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One problem with the Titanic is that it's a very static subject--either it's very very hot or cold. There doesn't seem to be any happy middle ground to this problem. Either you're completely gung-ho or ice cold about RMS Titanic.
 
Feb 9, 2006
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I was thinking of joining the Titanic Historical Society, Sharon. I would like to but I am totally broke at the moment. And I really want to go to England and see Southampton and other places. Those are my first monetary priorities. When I have a job though, I shall be happy to join.
 
Aug 29, 2000
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" Maybe in this digital age internet activities will largely replace traditional clubs."

You just said a mouthful Dave! Before PCs and mega websites, we all depended on books and lectures. Now we can have the whole passenger and crew list and bios on a CD! It is a very different ball game now. I counted 17 Titanic Societies in the world yesterday, some regional groups. So, yes, absolutely, I can see one day when our journals will go electronic instead of snailmail, fewer conventions, societies having conventions together, and huge websites. One must adapt and change or go extinct.
 
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sharon rutman

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Titanic organizations, in general, are very protective and territorial. They have to be handled with kid gloves. Criticize an organization and you're toast. Enough said. This is just a general observation--please don't start sharpening the knives and scalpels.
 
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sharon rutman

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I'm surprised this thread exists in the first place--we all need various Titanic societies for research purposes. Antagonizing or criticizing them opens the door to retaliation. Just a thought.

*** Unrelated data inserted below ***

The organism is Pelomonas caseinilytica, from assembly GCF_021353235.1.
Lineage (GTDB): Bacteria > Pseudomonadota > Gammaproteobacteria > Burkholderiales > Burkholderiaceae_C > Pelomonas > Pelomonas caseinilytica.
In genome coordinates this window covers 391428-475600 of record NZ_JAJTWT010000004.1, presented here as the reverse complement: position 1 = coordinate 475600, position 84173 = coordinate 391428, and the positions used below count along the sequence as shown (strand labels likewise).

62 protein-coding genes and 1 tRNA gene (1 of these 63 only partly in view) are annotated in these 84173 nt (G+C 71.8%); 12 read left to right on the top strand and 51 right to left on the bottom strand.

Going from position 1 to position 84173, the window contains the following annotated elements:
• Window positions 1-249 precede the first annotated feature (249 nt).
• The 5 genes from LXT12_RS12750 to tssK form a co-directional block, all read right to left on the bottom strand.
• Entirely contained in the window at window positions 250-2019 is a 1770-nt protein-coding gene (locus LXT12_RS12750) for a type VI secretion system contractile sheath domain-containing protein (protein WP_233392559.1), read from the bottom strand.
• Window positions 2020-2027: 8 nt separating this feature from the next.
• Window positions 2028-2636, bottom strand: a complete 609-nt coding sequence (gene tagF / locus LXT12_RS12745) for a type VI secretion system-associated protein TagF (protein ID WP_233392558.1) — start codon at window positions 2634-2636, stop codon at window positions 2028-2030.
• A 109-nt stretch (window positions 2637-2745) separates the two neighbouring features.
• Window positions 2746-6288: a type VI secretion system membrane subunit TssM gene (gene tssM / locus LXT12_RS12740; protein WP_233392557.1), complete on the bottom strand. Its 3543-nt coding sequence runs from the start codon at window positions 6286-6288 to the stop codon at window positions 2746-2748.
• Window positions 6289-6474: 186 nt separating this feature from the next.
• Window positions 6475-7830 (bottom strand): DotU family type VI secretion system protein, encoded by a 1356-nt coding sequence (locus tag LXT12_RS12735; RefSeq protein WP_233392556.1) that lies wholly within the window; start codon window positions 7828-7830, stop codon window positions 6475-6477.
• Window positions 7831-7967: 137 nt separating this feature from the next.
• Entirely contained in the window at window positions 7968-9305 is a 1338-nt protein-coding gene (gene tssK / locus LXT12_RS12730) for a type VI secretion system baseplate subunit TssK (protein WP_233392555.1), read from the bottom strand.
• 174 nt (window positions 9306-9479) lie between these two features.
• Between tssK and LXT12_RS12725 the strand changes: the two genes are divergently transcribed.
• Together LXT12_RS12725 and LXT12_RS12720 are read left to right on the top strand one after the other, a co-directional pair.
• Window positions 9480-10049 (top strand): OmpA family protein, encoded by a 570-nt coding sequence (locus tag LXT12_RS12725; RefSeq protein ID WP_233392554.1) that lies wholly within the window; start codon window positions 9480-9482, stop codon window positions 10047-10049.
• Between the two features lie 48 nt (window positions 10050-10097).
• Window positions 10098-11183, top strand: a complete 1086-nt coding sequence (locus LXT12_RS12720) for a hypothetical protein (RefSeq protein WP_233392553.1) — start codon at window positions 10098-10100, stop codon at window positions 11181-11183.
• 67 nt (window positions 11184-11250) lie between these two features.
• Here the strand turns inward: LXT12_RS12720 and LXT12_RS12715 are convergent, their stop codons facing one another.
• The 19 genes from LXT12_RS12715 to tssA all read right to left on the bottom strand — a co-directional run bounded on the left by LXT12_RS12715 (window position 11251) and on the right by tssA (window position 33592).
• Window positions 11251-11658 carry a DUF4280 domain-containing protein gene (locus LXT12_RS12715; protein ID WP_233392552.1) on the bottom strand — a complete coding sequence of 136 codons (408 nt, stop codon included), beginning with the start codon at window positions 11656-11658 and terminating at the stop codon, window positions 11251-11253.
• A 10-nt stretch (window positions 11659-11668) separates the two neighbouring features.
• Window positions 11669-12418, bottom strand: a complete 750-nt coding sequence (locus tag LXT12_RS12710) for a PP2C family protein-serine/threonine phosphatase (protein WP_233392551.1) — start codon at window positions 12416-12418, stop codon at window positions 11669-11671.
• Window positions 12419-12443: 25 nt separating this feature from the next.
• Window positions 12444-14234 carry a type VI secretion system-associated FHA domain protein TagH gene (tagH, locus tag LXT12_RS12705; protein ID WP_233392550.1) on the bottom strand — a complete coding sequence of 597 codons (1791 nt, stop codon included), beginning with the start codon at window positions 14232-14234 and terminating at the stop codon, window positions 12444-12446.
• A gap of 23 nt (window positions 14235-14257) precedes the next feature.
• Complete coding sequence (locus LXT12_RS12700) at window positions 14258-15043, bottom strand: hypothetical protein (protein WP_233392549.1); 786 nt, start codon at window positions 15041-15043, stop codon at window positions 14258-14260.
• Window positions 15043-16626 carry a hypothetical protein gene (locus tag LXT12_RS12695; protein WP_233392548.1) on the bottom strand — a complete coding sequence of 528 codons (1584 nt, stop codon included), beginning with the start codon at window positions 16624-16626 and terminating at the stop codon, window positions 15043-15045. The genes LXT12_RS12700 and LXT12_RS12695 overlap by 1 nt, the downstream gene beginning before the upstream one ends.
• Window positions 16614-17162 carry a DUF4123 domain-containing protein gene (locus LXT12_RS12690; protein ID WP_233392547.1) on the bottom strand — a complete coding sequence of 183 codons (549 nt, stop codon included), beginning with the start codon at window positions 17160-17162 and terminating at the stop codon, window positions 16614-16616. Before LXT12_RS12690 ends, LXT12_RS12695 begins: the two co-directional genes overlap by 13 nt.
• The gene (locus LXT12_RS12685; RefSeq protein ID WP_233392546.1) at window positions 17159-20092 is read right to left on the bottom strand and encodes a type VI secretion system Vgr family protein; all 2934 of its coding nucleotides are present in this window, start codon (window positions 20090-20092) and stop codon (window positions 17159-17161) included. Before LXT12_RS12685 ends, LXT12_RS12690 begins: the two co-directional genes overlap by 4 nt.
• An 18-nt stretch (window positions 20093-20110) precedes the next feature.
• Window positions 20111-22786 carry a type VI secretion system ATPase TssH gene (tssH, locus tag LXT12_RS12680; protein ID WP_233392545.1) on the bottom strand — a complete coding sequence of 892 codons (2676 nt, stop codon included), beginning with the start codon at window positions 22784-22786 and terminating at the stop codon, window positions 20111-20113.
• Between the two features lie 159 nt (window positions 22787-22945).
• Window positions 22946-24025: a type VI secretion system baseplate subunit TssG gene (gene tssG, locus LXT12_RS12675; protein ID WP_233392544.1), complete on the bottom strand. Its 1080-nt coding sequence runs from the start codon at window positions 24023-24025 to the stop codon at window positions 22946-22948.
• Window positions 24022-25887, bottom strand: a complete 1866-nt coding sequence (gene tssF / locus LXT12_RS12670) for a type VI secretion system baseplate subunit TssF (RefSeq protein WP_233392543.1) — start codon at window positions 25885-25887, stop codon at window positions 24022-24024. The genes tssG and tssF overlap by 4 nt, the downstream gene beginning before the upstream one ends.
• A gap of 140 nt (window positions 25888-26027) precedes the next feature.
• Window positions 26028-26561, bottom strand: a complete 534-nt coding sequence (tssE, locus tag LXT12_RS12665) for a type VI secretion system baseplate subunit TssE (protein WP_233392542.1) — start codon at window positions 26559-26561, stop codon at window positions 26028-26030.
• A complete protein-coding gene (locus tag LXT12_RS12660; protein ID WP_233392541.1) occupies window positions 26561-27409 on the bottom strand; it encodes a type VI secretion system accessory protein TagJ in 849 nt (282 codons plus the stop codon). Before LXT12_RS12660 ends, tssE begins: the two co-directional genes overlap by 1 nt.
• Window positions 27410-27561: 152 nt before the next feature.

Jan 7, 2002
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Though many lifelong friendships have been forged in the Titanic community, there is a great deal of bad blood in the titanic world as well- TIS is more or less a splinter group of THS, and there is bad blood and many severed friendships there- there is tension within BTS- I have met members of one group who wouldnt even shake hands with a person if they belonged to a rival group. In the end its frail human egos, and not the titanic that is the issue...

BUT if you think there is animosity between Titanic groups, try exploring the sci fi scene sometime. There are rival Star Trek, Star Wars and Doctor Who groups, that have thier own world of politics.
I'm an avid Trekkie (not a Trekker), but I know Trekers who would look down on you if you don't know the mechanics on how to modify a deflector shield to emit an inverse tacheon pulse...
I'm an avid Whovian, and in in one Doctor Who fan group, members of which openly hate a 'rival' Doctor who group..What foolishness...Thats why I stopped going to
sci-fi conventions long ago...
I think though the most politics ridden group of all is the american civil War community- there are rival appreciation groups, many rivalries, etc...I'm not referimg to the Union vs the rebel crowd- but afficinados who compete on who can be most 'hardcore' into the topic, and see thier brethern civil war buffs not as brethern, but as rivals...